- Purchase/rental options available:
Perspectives in Biology and Medicine 47.2 (2004) 169-172
[Access article in PDF]
Special Section :
"The Visible Skeleton Series": The Art of Laura Ferguson
The Scaffolding of the Self
Click for larger view
| Figure 5 |
Stretching/Kneeling Figure with Visible Skeleton © 2004 by Laura Ferguson
When you tell people you are looking "within" to find answers about yourself, they usually assume that you are embarking along an emotional or spiritual path. But there are more concrete ways to take a look inside: various medical tests, treatments, and procedures. For those of us with chronic conditions, acquired or congenital, this opportunity is routinely available—even to some extent required.
The artwork created by Laura Ferguson in The Visible Skeleton Series melds the reality and the emotions of how seeing inside one's body can affect one's soul. Because of my personal and professional background, my impressions of her work are complex. I was born 44 years ago with a two-sided cleft of my lip and upper gumline. I have two scars on my lip up through each nostril. My face is described with that politely vague euphemism: "different." Because I was born missing several upper teeth I got a permanent dental bridge at the age of 11. I am also the mother of three sons, and my youngest, who is now 10 years old, was born with a one-sided cleft of the lip, his gumline and palate also affected.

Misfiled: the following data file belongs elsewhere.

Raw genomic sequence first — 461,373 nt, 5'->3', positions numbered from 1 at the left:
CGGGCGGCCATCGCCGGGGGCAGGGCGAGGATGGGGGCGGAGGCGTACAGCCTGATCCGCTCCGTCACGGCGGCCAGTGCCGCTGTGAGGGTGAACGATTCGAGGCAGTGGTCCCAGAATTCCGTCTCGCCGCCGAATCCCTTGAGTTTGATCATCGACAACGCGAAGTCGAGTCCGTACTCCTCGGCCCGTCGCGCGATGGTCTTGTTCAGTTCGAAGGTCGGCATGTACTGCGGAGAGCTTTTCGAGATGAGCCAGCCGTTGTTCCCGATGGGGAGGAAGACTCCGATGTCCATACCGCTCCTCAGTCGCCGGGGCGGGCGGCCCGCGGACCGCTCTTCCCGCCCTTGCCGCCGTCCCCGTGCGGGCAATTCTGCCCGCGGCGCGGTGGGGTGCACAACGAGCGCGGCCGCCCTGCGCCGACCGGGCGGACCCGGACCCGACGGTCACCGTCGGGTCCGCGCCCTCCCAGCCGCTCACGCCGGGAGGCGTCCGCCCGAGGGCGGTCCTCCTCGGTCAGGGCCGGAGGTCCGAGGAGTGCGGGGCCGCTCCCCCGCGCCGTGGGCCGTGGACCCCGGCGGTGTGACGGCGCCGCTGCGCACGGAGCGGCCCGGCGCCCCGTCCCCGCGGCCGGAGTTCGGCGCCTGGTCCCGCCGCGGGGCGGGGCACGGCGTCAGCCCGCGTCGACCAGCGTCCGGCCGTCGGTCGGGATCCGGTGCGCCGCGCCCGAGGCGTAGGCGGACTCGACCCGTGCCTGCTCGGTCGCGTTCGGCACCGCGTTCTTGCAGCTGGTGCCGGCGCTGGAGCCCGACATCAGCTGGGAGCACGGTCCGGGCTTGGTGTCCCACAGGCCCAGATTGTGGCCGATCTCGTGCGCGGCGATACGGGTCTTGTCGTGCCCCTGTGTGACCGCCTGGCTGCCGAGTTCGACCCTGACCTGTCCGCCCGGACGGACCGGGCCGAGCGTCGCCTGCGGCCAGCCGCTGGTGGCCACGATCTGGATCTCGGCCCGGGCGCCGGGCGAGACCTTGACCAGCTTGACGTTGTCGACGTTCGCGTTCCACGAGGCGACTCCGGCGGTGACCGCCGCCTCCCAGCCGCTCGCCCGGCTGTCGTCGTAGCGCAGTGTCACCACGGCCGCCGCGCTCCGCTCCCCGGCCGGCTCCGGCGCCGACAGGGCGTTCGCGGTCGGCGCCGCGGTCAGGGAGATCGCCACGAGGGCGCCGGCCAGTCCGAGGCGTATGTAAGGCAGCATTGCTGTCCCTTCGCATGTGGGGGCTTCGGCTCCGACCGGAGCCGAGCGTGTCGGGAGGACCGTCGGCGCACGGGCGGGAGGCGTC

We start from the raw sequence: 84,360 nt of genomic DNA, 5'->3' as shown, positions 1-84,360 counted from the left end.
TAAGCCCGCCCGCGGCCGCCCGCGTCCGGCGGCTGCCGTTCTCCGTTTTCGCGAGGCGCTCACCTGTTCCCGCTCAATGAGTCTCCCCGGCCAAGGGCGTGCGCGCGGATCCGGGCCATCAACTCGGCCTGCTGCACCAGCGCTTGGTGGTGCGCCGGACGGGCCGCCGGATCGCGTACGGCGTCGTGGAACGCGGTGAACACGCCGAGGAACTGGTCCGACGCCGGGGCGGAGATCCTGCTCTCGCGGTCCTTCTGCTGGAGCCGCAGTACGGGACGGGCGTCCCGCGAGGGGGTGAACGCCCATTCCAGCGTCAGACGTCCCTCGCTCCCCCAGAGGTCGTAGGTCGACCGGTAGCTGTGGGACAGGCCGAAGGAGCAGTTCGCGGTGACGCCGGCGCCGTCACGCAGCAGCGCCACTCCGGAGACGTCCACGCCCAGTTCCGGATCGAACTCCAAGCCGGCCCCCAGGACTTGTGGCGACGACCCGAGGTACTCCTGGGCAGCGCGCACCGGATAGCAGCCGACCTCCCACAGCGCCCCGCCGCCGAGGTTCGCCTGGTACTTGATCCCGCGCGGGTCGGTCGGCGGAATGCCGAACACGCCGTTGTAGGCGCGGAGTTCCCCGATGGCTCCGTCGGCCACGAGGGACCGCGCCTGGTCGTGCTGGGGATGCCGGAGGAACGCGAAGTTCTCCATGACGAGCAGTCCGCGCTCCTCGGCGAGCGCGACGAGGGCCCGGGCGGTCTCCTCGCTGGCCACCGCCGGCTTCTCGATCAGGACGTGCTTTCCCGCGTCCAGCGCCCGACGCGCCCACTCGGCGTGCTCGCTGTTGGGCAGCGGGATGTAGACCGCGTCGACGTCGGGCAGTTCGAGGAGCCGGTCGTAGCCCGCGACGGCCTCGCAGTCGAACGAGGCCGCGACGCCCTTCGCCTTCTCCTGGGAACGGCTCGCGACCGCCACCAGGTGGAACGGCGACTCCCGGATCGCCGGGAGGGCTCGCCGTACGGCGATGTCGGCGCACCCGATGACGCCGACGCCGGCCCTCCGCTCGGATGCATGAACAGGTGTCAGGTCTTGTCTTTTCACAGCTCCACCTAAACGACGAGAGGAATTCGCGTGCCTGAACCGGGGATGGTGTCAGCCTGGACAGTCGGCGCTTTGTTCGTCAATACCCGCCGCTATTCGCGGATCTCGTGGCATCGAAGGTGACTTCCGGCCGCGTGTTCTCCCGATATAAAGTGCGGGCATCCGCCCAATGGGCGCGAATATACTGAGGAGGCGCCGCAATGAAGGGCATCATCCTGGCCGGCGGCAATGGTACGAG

Professionally, I have been a clinical social worker since 1988 on a large multi-disciplinary [End Page 169] medical surgical team at a pediatric hospital. My job is to help children and families through the process of discovery and treatment of all types of cranofacial anomalies. These diagnoses may be simple and affect only part of the face, or they may have influenced the growth and development of the entire skull and other parts of the body. I meet with patients and families over long periods of time. I may first meet with parents when the mother is pregnant if a problem has been detected on ultrasound. I sometimes have the opportunity to work with children I meet in infancy until they are young adults. Occasionally I work with other adults who have children with problems like their own.
Like Laura Ferguson, I sketch my self here as much for your benefit as for my own. Like Ferguson, I seek to understand and represent what my exterior and interior lives have to do with each other. I do this because I know that your image of your insides affects intimately how you make decisions, including decisions about es have the opportunity to work with children I meet in infancy until they are young adults. Occasionally I work with other adults who have children with problems like their own.
Like Laura Ferguson, I sketch my self here as much for your benefit as for my own. Like Ferguson, I seek to understand and represent what my exterior and interior lives have to do with each other. I do this because I know that your image of your insides affects intimately how you make decisions, including decisions about surgery. It is therefore very important that the impact of such images—"raw" X-rays and refined self-portraits like Ferguson's—and their interpretations not be discounted. Reflective reactions to Ferguson's work are the first indication I have seen that those who do not share our experiences may be able to gain some understanding of how such an experience of interior-exterior "difference" feels; but they will be able to understand it only if they are willing to take the time to emotionally experience this art—to take it in, so to speak.
The fact is that routine radiological encounters can lead to very important impressions on the part of the patient and family, even when the clinicians see nothing impressive. I know that because here is how many of...